The Yurok people believe the world is out of balance. Human beings have tilted it out of balance by misusing our resources and through lack of respect for one another. Condors soar into the sky carrying prayers on their wings. Returning the condor toward our skies is a step to bringing balance.
There are condors in Humboldt County right now. The Clark Historical Museum in Eureka has a specimen caught about 1890 near Kneeland. Another specimen that flew over Humboldt over 100 years ago is in Eureka High School. But can we bring California condors back to life in the Humboldt wild?
Condors soaring overhead in Humboldt in just a few years is the dream of the Yurok Tribe and the goal of staff at Redwood National Park. Chris West, Senior Wildlife Biologist for the Yurok, states “Returning the California condor to the Pacific Northwest is part of the Yurok Tribe’s obligation to heal the world.”
When Lewis and Clark reached the Pacific Northwest in 1806, they recorded seeing condors for the first time. Dave Roemer, Assistant Superintendent of Redwood National Park, says the oldest documentation of California condors comes from the culture of tribes such as the Yurok, who lived here before Lewis and Clark and other European explorers arrived. The tribes documented condors in art, dance and story. But what happened to them?
Condors have suffered from a deadly combination of human activities. Their habitat was destroyed and they were shot by people who mistakenly believed condors were predators of livestock. Condors, however, are scavengers—carrion feeders, not predators. They only eat animals that have already died.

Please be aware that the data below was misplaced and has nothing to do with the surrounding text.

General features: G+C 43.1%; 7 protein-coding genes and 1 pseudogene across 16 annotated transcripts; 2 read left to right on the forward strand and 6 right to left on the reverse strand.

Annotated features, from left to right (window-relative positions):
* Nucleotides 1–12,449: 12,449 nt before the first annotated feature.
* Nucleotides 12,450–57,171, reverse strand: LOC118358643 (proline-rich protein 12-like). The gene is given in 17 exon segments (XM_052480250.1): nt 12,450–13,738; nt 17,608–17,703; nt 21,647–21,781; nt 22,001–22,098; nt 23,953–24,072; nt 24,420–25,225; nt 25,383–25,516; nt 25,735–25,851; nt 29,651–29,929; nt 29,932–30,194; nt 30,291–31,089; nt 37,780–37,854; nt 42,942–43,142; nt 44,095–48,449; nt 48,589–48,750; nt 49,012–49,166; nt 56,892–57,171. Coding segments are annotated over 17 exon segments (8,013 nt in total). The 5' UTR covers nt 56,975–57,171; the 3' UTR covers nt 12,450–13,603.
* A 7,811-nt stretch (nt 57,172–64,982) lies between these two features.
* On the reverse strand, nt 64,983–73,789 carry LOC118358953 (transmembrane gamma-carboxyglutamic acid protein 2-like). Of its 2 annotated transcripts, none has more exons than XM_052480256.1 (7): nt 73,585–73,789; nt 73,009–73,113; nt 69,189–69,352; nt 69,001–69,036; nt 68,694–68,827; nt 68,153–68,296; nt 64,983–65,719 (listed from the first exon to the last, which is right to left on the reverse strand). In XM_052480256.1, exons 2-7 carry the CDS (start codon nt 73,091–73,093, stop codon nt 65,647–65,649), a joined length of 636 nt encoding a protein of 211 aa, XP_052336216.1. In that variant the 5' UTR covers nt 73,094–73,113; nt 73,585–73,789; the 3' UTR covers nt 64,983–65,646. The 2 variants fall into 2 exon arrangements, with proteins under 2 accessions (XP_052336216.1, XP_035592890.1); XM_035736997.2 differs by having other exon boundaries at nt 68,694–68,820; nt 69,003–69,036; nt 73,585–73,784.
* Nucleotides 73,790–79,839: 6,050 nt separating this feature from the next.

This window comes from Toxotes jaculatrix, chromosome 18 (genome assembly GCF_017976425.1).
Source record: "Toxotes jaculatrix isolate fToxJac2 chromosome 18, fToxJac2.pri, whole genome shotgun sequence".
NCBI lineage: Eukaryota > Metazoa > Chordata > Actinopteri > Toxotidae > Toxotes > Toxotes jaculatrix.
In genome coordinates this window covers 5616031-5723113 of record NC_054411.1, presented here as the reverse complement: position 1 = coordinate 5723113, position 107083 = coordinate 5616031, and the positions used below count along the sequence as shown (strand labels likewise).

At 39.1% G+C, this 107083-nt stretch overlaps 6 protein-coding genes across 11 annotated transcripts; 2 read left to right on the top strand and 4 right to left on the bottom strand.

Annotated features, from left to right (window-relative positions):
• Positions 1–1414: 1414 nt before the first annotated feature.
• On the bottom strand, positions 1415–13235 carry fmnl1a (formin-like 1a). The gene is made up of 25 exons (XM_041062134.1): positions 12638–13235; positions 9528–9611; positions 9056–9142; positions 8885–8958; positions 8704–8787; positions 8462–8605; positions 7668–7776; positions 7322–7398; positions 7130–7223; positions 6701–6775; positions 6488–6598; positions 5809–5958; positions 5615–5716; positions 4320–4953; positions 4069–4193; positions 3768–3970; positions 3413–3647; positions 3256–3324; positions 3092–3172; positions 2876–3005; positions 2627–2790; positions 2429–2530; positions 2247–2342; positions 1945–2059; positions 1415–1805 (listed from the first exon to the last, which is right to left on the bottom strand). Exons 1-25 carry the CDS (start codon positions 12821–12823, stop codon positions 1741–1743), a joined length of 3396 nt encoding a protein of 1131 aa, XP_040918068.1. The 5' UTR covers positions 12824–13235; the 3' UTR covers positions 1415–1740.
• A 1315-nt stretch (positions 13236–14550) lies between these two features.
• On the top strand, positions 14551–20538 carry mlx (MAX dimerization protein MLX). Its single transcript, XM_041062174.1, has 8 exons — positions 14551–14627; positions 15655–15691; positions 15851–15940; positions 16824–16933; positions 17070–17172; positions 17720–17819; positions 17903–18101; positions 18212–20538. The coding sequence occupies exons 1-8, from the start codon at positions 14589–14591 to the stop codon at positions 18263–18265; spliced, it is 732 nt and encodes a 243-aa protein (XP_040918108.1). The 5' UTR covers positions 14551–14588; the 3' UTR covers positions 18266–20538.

Pesticides also have contributed to their decline. DDE, a breakdown biproduct of the pesticide DDT, was released in large amounts, especially in Southern California. DDE bioaccumulates in body tissue—the chemical is stored in fat layers once ingested, resulting in higher and higher concentrations in the body over time. The carcasses of marine mammals with thick fat layers, such as seals and whales, make up a significant part of the diet of coast populations of condors.
In birds such as eagles and condors, DDE results in thin-shelled eggs that are easily cracked when parent birds try to incubate them. Although use of DDT in the U.S. was banned in the 1970s, marine mammals traveling to Southern California and Mexico still ingest DDE and other toxins such as PCB, an oily substance used to insulate electrical transmission systems.
Today, however, Chris West and Dave Roemer agree that lead poisoning is the most significant problem for condors. Lead from ammunition remains in wildlife carcasses that are then ingested by condors. Lead ammunition was banned in California in 2014 but will be available to hunters on shelves through 2019. The first chick born in a redwood snag near Big Sur died, not from a forest fire in the area, but from deadly levels of lead in its blood system. Condors in release programs must be tested for lead and treated if blood samples show high levels of lead.
In 1987, biologists feared the extinction of this continent’s largest soaring bird was near. They captured the last bird and moved it to a zoo along with the 25 or so other remaining condors for protection. Biologists used these...captured birds to study their natural history and breeding. Thanks in large part to those researchers, condors were eventually released as experimental populations in Southern California, Arizona and Big Sur. “Experimental populations” can be manipulated to study how to assure their successful reentry to the environment and can be moved to re-populate their original habitat.